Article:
RBS AGM 2015 – A roasting for responsibility
June 24, 2015
Ahead of his seventh and final AGM as Chairman of bailed-out bank RBS, Sir Philip Hampton told the Financial Times that he was expecting a roasting from shareholders. He wasn’t disappointed.
Having chaired the bank during its Libor rigging, ForEx manipulation, PPI mis-selling, and profiteering from the destruction of small businesses, it would have been surprising to expect anything less.
Yet facing such a litany of errors – if financial crime can be called such a thing – you might expect the Chairman of the board to accept some responsibility.
Not so Hampton, the po-faced operator who tried to apportion blame for the bank’s criminality to anyone but himself and the sitting board, including the previous hierarchy, regulators, and even the broader industry itself.
“Are you or are you not in charge of this bank, Mr. Chairman?” asked one incredulous shareholder, who later directly accused Hampton of being “a slippery and slimey operator.”
The 2-hour meeting continued in much the same vein, with significant ire pouring from the packed auditorium focusing particularly on GRG, the so-called “psychopath unit” that crushed SME customers into the ground for RBS’ own profit.
“When are you going to clear up GRG so you don’t end with two bust brands and one bust bank?” asked one shareholder, referring to RBS’ wholly-owned subsidiary brand NatWest, which has been caught up in mis-selling business swaps products and the GRG scandal.
Incredibly, Hampton’s response was that he wasn’t sure what the shareholder meant by “clearing up” GRG, as if police investigations for fraud and class-action law suits were the normal way to run a business.
“A key thing about building trust is that you listen to customers, complainants, and litigants,” said another shareholder. “I am all three, and you have ignored me time and time again,” he said.
“You laughed off accusations of criminal behaviour as ‘sharp business practice.’ I have seen the reports on GRG and it is a smoking gun for this bank. It’s the next PPI, and that is the legacy you have left Mr. Chairman,” he continued.
Nonplussed, Hampton blithely remarked that the GRG scandal had been investigated and that no evidence of wrongdoing had been found. This is a claim he made previously in The Times, and which flies in the face of evidence to the contrary seen by Move Your Money, and to the fact that GRG is under investigation from a number of police forces for fraudulent misconduct via GRG.
“That investigation was rigged,” said another shareholder, who was later backed up by another who fiercely criticised the narrow scope of the investigation. “There are a number of different roads to Rome, but they all lead to Rome. It’s a lucrative business stealing other peoples’ cash,” he continued.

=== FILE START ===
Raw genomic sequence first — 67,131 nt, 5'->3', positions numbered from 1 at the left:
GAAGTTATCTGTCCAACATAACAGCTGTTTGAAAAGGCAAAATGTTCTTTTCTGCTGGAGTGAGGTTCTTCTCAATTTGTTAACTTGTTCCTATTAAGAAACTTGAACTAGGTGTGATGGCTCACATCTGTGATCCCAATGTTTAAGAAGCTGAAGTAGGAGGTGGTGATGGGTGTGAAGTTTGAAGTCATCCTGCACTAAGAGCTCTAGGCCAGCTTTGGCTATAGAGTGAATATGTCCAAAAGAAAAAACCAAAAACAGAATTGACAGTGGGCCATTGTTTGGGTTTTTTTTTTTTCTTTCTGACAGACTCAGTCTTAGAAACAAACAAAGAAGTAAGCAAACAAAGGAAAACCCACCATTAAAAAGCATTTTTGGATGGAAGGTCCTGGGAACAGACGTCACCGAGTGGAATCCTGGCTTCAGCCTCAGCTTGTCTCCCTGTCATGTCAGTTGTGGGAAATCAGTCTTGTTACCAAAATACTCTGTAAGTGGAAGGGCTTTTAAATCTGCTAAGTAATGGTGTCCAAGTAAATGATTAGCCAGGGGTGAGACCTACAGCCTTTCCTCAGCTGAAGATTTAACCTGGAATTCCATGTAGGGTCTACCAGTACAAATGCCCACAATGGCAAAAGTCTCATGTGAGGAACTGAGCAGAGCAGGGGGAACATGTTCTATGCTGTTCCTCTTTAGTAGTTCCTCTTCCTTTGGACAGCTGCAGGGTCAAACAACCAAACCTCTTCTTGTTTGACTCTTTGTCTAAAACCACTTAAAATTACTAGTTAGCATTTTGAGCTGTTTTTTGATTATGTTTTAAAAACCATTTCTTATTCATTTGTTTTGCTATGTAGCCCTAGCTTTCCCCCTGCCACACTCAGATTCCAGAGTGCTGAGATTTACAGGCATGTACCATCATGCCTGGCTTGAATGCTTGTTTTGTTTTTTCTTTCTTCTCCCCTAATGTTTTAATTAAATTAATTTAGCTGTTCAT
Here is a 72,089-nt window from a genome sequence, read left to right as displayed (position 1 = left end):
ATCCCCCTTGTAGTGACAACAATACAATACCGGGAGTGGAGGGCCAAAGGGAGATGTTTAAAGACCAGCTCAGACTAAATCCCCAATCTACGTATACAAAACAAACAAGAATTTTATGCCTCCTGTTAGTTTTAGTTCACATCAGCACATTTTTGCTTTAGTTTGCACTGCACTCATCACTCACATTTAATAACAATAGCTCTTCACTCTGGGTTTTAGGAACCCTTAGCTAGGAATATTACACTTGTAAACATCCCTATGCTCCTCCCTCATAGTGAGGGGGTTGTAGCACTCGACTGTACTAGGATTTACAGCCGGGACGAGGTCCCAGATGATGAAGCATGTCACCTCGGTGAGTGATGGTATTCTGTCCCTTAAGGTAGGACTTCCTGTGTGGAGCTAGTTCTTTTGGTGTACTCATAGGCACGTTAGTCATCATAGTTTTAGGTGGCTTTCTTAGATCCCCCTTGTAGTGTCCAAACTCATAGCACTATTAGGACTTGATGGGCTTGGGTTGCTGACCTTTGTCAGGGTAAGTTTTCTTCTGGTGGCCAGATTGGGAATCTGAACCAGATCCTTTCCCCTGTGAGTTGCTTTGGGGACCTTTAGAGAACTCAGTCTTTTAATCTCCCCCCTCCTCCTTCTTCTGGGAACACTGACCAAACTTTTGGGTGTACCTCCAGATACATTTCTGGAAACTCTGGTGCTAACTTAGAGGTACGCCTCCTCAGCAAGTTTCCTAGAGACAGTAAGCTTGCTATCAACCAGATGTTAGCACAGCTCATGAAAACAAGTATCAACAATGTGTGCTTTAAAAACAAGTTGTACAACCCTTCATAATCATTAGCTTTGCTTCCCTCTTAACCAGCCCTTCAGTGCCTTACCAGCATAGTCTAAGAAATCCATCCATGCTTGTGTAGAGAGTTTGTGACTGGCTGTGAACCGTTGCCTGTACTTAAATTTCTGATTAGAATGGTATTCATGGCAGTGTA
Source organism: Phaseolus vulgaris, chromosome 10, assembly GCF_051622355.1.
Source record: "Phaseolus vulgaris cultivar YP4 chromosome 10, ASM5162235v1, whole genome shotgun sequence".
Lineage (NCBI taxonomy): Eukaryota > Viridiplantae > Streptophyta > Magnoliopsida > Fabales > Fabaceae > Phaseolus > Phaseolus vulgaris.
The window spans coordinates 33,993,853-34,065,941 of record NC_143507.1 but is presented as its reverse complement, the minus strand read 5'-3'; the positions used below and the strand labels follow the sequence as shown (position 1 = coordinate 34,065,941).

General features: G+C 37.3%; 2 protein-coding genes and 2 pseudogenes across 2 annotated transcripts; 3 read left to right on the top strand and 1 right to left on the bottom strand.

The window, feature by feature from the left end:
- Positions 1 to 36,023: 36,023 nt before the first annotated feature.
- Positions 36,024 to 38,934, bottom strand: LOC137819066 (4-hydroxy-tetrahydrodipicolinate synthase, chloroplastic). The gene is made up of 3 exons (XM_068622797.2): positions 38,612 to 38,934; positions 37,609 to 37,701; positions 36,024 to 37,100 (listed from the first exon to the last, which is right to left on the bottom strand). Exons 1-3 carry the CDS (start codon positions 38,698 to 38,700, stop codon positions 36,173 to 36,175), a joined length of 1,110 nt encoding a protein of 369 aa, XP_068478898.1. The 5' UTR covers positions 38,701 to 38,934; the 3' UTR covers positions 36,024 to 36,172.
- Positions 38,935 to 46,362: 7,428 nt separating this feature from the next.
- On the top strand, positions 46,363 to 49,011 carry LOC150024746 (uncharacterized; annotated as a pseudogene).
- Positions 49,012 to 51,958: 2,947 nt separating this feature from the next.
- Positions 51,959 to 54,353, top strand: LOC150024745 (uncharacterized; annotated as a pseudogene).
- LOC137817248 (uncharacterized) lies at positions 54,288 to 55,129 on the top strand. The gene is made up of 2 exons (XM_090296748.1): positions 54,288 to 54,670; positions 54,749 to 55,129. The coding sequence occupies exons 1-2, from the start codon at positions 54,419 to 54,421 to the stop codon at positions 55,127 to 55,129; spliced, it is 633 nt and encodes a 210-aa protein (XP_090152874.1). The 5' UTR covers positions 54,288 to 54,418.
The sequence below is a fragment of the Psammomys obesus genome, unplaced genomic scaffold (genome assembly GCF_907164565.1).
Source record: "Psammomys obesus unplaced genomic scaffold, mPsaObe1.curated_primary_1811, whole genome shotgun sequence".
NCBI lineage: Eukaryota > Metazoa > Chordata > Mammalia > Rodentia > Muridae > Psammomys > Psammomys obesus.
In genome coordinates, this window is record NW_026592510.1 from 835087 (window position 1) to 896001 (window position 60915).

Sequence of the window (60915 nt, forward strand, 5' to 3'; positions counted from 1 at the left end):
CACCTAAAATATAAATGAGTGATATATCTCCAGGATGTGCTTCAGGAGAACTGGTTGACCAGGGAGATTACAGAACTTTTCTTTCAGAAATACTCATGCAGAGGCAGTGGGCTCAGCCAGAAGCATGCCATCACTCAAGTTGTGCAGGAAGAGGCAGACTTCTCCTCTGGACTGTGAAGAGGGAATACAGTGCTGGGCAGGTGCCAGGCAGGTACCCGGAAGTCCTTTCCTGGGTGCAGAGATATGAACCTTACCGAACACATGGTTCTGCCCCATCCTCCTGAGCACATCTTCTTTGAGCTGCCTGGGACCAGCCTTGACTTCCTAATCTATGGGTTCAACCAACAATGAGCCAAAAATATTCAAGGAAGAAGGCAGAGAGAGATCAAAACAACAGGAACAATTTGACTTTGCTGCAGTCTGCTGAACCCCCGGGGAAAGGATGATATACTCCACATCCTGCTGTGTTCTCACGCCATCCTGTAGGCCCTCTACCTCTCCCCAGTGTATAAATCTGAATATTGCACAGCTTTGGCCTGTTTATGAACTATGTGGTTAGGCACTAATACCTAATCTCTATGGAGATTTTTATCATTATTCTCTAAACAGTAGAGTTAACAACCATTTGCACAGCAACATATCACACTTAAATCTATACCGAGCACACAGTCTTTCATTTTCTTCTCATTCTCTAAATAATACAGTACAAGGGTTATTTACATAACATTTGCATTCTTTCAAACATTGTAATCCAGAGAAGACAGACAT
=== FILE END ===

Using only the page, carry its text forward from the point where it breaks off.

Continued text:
RBS’ policy of systematically closing branches was also criticised, particularly given the public interest in keeping open branches of a publicly owned bank, and also the bank’s own promise in 2010 to keep open bank branches if they were the last bank in town.
In answering that question Hampton bizarrely claimed that branch closures were to maximise shareholder value. This completely ignores the fact that the majority shareholder of the bank is the public, and that the public interest in keeping open branches should be part of that calculation of “value.”
This point was raised directly by Move Your Money, and ignored by both the Chairman and the CEO of the bank, Ross McEwan. Instead, the pair preferred to focus on the bank’s mobile bank branch, boasting that it could visit up to five communities a day.
How that adequately replaces the loss of over 150 geographically dispersed last branches in town since 2014 was not apparent.
Other issues raised included RBS’ practice of selling local councils rip-off LOBO loans, which follow a tempting teaser rate of interest with punitive break clauses and sky-high interest, often double what the council would normally have to pay.
Here in Edinburgh, the jurisdiction in which the bank is headquartered, £40 million worth of LOBO loans are costing the council over £110 million to repay – a figure suspiciously similar to the £107 million of new cuts the council is introducing.
Ultimately, rip-off loans from the bailed out bank are costing jobs, services and cuts on the taxpayer.
Again, Hampton was nonplussed. “There are a number of interest rates that we offer for different customers” he drably remarked. ‘That’s business’ was the gist of his response, neglecting to consider that the very people who are being affected by these rip-off loans are the ones who saved the bank in the first place with the bail-out.
What residents of cash-strapped and cut-hit councils would have to say about all this would certainly be interesting to know.
Wrapping up the AGM, Hampton warned of further tough times ahead, and even the potential end of free current accounts, which he said “sat behind” the PPI scandal – rather than any criminal, systemic or personal responsibility, naturally.
In many ways, the 2015 RBS AGM was like a microcosm of Britain’s broken banking sector. A room packed full of angry shareholders, business owners and members of the public, whose concerns were duly ignored by a banking hierarchy more concerned with remuneration than responsibility.
As RBS’ last bank in town appropriately rolled out of the AGM and off into the distance, the overwhelming feeling was that to get anything to change, occasional annual engagement will not be enough.
If we want a banking system that serves society and not just itself, we need to demonstrate that demand both now and repeatedly in our communities, on the streets and in public. Without that visible public pressure, it’s sadly all too easy for the banks to stonewall their responsibility and to hide unaccountable behind closed doors.